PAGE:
Through the window

Here’s Loyal Reader Number One on the outside looking in. Taken in the homesteader’s cabin at the Big Sur state park.

Another busy day. I spent a good part of it working on hiring some people – I have requisitions for four people right now. Several people have applied, and I need to start getting several of them in for interviews. I have phone calls scheduled with a few over the next couple of days. We really need the people now – a few of our current folks have already left and there are a couple more going in the next week or so. Busy, busy, busy.

I noticed earlier today that I failed to include any links in yesterday’s post. Such an oversight usually results in Loyal Reader complaints. Apparently, yesterday’s post was so enthralling that nobody noticed. I’ll try to do better today.

The problem, of course, is that I’m once again typing the text on the train, which still (grumble, complain, etc.) has no WiFi, so I have to cut and paste when I get home. I got a picture added yesterday but was in a hurry, so no links. I’ll probably be in a hurry again tonight, but one must take the time to do the job right. On the other hand, why start doing it right now?

Congrats to Loyal Reader Number Seven on her team’s excellent showing at the competition. Keep up the good work!

Note to Loyal Reader Number Five: my art dealer will be more than happy to discuss selection, availability, and terms. We are certain we can reach an advantageous (possibly not mutually advantageous, but advantageous nonetheless) arrangement.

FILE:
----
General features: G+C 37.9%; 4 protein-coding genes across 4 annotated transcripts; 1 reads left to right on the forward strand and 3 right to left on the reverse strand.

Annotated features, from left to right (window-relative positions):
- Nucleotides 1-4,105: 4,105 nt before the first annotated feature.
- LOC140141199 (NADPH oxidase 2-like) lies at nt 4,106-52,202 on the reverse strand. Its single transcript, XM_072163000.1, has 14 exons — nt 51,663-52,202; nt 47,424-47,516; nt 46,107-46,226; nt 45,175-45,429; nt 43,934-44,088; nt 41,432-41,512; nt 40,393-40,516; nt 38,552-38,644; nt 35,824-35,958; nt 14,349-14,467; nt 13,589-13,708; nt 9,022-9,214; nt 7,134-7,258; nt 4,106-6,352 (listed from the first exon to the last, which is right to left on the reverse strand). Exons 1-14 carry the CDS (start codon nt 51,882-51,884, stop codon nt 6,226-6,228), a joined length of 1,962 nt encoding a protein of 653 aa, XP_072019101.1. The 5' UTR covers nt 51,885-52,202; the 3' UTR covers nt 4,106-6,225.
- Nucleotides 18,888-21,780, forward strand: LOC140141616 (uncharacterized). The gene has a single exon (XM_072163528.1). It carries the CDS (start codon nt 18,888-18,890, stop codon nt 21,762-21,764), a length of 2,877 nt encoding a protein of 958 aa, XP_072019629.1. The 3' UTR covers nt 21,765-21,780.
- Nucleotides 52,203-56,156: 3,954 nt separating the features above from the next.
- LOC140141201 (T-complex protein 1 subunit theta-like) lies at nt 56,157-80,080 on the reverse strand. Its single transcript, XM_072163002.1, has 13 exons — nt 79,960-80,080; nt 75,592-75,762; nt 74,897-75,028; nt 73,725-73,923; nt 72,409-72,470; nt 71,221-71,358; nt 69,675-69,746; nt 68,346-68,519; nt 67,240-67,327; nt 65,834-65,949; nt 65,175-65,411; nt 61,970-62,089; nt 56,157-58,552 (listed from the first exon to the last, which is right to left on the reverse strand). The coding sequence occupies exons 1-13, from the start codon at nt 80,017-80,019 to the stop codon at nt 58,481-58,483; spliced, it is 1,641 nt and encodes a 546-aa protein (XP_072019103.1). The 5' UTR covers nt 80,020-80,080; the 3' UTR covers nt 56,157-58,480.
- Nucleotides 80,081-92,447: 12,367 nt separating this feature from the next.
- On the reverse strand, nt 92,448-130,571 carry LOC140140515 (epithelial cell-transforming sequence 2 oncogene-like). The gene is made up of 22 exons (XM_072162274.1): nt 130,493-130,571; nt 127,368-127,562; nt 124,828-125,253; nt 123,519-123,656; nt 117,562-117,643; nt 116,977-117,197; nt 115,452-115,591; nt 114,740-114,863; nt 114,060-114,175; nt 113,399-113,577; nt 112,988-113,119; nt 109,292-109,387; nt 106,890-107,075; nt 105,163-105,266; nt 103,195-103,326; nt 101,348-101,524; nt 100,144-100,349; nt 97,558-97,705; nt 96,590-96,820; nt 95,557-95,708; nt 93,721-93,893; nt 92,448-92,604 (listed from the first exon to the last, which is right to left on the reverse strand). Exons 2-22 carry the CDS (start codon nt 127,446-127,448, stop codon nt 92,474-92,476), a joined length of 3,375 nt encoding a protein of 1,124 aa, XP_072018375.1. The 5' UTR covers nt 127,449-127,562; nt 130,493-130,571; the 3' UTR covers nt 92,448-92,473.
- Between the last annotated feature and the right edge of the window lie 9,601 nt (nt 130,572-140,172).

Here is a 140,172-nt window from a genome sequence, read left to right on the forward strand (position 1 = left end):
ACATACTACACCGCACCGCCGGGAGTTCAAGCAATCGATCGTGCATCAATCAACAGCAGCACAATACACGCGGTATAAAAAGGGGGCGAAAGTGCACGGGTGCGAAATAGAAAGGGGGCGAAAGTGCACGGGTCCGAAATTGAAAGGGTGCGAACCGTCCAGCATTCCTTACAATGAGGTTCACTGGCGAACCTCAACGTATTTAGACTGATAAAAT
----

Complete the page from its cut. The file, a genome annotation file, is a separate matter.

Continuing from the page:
I’ve been reading several of Mark Twain‘s short stories the past couple of days, compiled in a book called Sketches New and Old. Hilarious. I recommend to my Loyal Readers anything by Twain. With the possible exception of Life on the Mississippi. There’s some good stuff in there too, but it’s intended to document history, rather than to be amusing. There’s plenty of detail, though, for budding Mississippi riverboat pilots.

Recommended Twain books: Roughing It (the story of Twain’s extended trip to the western territories, during which he road stagecoaches, mined for gold, worked on mining town newspapers, and generally enjoyed himself), The Innocents Abroad (the story of Twain’s extended trip to Europe and the Holy Land, which he took for the express purpose of writing this book – his descriptions of the absurdities of travel are side-splitting), The Adventures of Huckleberry Finn (Twain’s fictional tale of a runaway boy and his friend, a runaway slave), and just about every newspaper column he ever wrote. There are also some obscure works, such as Extracts From Adam’s Diary (I’ve seen two versions; the “Adam and Eve” version is best), Extract From Captain Stormfield’s Visit to Heaven, Puddinhead Wilson, and The Double-Barrelled Detective are also excellent.

We listened to an audio version of Huckleberry Finn on our way to and from Big Bear a few weeks ago. It was a free version I found on LibriVox, read by an amateur. At first, her interpretation was a little, um, amateurish, but she grew on us as the book went on. We thoroughly enjoyed the book and I’ll look for others for our next family trip.

The train’s moving unusually slowly right now. This doesn’t bode well for an on-time arrival. I’m hoping for a near-term speedup.

Somebody sitting near me is apparently eating a hot dog. With ketchup and probably mustard. Also possibly relish. It smells delicious! Which just shows how very hungry I am right now. Must . . . concentrate . . . on . . . blog.

Okay, I’m fine now. Let’s see, what else? Nothing comes to mind, so I’ll quit. Have a great rest of the day and I’ll see you tomorrow.

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